Tuesday, July 12, 2011

The Earth's Energies Work in Funny Ways!!

An early ampule of insulin, circa 1920s
Hi all.  I came to be interested in the historical figure Tecumseh in a very roundabout manner, which I'll discuss in the following two posts.  Of course, I don't really believe in random occurrence, knowing as I do now that most if not all of what we experience in our lives is largely predestined by our relationship to nature ("the divine goddess") and her multitudinous energies!  Large portions of my research during my time in Sedona happened to focus on how healing powers were channeled through the use of homeopathic herbal remedies, and how so-called 'professionalized' medicine often worked to counteract the wellness of the human body.

Dr. Frederick Banting in later life
While satisfied with much of the study I did in this area (in the past few decades, many dedicated souls have worked hard to create an alternate system of natural healing), I was left with questions about how 'professionalized' medicine had made particular discoveries whose benefits were undeniable yet which came about through methods contrary to my own naturalistic understandings of human health and well-being.  Encouraged to look deeper into this topic by my mentors Sky and Manuel, I chose a case study that, fortuitously, allowed me to revisit the place where I was born (and lived for the first three years of my life before moving to Carolina):  London, Ontario.  It was here that Frederick Banting first conceptualized extracting insulin and using it to treat sufferers of diabetes, thus greatly improving the quality (and longevity) of life for millions of people.  Traditional accounts of Banting's work left me unsatisfied - they were filled with jargon and the sort of hit-and-miss experimentation that simply did not feel natural to me.  So I ventured north to begin my investigation to see if I could come up with an alternate progressive explanation that counteracted the clinical narrative fed to us about Banting's discovery.  Luckily, my maternal grandparents still resided in the city, and, even luckier still, lived just a few blocks away from Banting House (the site of the medical practice Frederick Banting had set-up in 1920 that was now a museum honouring his legacy).

I will admit that the first week of my study in London was largely fruitless.  The staff at Banting House were helpful and polite, yet they seemed uninterested in the type of alternative research I was conducting.  They may have thought I was crazy, but crazy or not I was determined!  There was a certain energy that surrounded Banting House, and I could feel it even before I could place it.  My breakthrough came not there but after some research at the local university, where I met a person (who has asked me not to disclose their name or relationship to the institution) who had special access to writings of Banting's that had never been publicly disclosed.  On the promise of discretion, I was given two days access to these materials, which amounted to about two hundred pages of notes, and it was within them that I found the linkages.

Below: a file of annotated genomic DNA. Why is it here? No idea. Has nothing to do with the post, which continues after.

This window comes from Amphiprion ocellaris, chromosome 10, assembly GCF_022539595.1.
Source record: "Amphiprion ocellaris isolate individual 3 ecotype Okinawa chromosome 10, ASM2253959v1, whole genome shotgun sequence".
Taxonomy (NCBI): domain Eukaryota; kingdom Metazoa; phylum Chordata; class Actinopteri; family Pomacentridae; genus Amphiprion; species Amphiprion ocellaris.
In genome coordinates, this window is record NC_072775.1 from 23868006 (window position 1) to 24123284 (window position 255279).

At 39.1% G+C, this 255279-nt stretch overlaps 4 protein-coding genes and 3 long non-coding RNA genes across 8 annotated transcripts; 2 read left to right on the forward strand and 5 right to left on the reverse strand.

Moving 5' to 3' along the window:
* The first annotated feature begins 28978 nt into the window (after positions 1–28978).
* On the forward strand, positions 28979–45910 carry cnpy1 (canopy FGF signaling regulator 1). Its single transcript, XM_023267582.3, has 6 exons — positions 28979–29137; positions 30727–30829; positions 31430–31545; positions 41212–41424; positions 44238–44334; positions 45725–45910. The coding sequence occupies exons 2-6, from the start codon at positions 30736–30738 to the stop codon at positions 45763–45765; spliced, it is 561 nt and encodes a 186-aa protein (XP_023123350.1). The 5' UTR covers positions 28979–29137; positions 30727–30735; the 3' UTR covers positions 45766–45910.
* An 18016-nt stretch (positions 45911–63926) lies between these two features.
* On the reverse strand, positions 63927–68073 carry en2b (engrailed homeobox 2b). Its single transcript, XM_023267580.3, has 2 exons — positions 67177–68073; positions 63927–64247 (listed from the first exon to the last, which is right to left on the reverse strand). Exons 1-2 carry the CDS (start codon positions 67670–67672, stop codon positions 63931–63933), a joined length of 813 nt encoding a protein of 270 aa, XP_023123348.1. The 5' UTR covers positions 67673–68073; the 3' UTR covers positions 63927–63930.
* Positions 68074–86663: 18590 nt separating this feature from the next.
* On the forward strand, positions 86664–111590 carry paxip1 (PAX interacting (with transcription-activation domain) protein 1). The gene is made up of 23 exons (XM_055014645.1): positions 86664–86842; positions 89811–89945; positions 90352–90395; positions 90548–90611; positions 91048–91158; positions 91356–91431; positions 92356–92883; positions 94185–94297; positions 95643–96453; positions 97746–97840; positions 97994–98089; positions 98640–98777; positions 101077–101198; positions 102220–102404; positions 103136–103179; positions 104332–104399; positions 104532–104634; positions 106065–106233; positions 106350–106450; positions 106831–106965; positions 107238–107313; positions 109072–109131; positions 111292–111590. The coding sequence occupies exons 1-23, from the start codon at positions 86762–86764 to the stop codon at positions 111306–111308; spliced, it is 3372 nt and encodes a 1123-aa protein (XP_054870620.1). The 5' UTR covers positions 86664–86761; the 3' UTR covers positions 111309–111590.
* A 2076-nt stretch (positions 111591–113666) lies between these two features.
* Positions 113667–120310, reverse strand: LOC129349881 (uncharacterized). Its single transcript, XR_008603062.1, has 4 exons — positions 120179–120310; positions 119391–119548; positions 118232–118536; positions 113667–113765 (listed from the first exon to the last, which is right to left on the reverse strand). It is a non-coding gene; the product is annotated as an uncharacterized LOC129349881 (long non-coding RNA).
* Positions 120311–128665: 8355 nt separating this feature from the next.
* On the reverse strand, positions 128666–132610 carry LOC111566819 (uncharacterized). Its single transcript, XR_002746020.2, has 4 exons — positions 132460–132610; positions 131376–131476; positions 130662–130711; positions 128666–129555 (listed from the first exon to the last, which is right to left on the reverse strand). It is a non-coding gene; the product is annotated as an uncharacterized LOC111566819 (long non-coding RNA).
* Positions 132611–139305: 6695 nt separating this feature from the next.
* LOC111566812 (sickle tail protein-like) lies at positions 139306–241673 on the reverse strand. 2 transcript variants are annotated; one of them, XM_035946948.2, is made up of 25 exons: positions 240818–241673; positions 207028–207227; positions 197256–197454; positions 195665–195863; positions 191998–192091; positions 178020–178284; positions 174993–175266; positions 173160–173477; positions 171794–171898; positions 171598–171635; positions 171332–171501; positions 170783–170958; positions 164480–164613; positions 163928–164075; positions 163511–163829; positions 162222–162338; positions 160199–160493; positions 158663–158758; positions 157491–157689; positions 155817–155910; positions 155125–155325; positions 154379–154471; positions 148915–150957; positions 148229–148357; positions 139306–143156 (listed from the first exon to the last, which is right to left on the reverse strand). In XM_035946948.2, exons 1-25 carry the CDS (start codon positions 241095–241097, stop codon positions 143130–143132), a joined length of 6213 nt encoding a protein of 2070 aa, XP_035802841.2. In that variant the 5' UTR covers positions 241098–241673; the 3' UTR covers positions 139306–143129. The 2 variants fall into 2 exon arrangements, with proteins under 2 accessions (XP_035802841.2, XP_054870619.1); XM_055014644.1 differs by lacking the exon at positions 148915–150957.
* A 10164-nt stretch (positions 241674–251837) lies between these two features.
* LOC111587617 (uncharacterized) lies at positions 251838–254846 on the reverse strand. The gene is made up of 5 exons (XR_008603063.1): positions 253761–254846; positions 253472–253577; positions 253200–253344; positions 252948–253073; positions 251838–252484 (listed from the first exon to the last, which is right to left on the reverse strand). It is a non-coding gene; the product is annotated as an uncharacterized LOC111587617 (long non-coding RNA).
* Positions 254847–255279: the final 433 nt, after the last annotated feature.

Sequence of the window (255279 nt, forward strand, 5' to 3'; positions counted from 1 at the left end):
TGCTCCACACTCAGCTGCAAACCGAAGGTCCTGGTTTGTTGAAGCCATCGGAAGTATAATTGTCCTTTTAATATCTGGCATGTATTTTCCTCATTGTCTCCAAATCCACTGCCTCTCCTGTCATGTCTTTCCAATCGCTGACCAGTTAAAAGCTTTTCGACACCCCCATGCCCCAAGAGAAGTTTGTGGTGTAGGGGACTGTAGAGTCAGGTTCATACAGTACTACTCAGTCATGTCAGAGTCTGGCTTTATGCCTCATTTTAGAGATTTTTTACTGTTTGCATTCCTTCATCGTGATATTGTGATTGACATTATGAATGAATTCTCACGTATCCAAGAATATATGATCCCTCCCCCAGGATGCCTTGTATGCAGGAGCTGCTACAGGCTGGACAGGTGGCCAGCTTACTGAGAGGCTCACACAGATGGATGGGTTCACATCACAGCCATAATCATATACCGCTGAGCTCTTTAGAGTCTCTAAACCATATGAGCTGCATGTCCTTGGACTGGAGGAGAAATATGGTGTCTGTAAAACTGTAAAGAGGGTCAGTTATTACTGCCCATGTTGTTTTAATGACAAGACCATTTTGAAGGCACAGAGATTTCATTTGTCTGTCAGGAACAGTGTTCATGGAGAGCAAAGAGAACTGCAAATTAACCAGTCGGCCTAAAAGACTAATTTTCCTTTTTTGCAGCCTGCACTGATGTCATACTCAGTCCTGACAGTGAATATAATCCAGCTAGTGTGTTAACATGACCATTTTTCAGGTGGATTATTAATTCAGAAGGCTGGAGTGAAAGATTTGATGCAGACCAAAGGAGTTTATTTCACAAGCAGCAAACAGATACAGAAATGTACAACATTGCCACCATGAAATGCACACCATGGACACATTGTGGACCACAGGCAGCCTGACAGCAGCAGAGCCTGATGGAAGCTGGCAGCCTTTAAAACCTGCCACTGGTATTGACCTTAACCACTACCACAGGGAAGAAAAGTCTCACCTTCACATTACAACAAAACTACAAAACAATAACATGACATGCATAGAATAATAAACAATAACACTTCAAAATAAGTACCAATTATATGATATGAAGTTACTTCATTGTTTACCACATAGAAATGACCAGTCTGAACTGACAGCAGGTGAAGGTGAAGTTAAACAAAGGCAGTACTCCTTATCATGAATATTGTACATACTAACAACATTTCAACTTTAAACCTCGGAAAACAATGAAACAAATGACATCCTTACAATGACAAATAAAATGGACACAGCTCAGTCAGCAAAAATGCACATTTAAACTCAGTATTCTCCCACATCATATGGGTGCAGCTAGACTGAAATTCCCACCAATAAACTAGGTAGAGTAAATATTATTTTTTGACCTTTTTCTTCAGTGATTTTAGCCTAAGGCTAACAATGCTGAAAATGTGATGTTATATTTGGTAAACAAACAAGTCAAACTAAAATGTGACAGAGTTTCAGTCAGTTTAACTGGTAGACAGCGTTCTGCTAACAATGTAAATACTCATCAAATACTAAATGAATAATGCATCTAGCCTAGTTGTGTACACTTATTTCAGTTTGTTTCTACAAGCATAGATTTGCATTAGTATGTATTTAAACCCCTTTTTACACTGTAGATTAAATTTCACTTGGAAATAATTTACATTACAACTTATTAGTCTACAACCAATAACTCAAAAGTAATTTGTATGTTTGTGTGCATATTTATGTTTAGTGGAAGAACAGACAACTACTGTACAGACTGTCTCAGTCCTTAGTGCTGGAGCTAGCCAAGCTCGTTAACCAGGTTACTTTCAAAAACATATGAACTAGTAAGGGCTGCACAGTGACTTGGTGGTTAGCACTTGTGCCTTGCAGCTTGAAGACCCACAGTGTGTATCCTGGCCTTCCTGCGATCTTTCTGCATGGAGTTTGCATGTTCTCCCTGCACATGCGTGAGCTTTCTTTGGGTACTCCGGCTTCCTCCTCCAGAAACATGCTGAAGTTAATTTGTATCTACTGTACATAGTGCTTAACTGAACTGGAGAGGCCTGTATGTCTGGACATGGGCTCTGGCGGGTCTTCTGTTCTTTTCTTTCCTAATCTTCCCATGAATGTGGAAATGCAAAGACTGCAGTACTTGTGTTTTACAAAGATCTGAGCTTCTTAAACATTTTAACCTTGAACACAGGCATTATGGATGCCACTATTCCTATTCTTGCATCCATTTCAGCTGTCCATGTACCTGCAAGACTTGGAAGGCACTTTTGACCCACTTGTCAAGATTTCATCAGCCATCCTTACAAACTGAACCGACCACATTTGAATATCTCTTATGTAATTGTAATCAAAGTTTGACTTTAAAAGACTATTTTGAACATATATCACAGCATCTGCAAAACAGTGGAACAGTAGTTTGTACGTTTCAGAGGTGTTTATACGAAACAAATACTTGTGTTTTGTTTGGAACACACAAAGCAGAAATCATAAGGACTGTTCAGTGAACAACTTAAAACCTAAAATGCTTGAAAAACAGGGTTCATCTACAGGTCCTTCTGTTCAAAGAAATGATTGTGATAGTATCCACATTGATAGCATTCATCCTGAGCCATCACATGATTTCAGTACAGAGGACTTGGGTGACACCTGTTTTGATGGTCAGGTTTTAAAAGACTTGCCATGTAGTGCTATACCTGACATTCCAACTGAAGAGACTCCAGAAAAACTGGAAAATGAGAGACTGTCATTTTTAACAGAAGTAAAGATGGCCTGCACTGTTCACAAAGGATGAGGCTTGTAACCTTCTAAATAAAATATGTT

Helena Petrovna Blavatsky
Much of what Banting writes about in these papers is his belief in the works of Helena Petrovna Blavatsky, a spiritual philosopher born in the Russian Empire in 1831.  Madame Blavatsky, as she was known to her adherents, was central in the foundation of the doctrine of Theosophy as well as its promulgating institution, The Theosophical Foundation.  Banting takes great pains in his writings to state just how much the teachings of Theosophy meant to his work, and that, contrary to what is stated officially by Banting House, he was drawn to London not because of a lack of work in Toronto but because of his readings of Blavatsky's The Secret Doctrine and consultations with other Theosophists in New York City.  These had lead him to believe that London represented a key portal for hidden spiritual knowledge.  According to the supernatural schema posited by Blavatsky, human beings would anthropogenically progress through communion with the non-physical world.  Upon contacting my mentors in Sedona, I was informed that Theosophy, while misguided in certain ways, represented a physical / non-physical synthesis that was widely seen as an antecedent of our own movement (sometimes simplistically referred to as "New Age").  I excitedly described my findings and they confirmed that it sounded as though Banting had discovered, while only partially realizing it, a vector site for the earth's energies to channel through him.  The clinical explanations for the discovery of insulin had been mere smokescreens, with Banting's own writings showing that his own following of Blavatsky's Theosophic precepts had lead him to the space wherein divine natural knowledge was imparted to him.  In other words, modern medicine was simply an extension of earth harmonics.

It was at my end of my trip in London, after my great discovery, that I began to make deeper connections to Tecumseh, who, I found out, was also bound to the area surrounding the city in remarkable ways.

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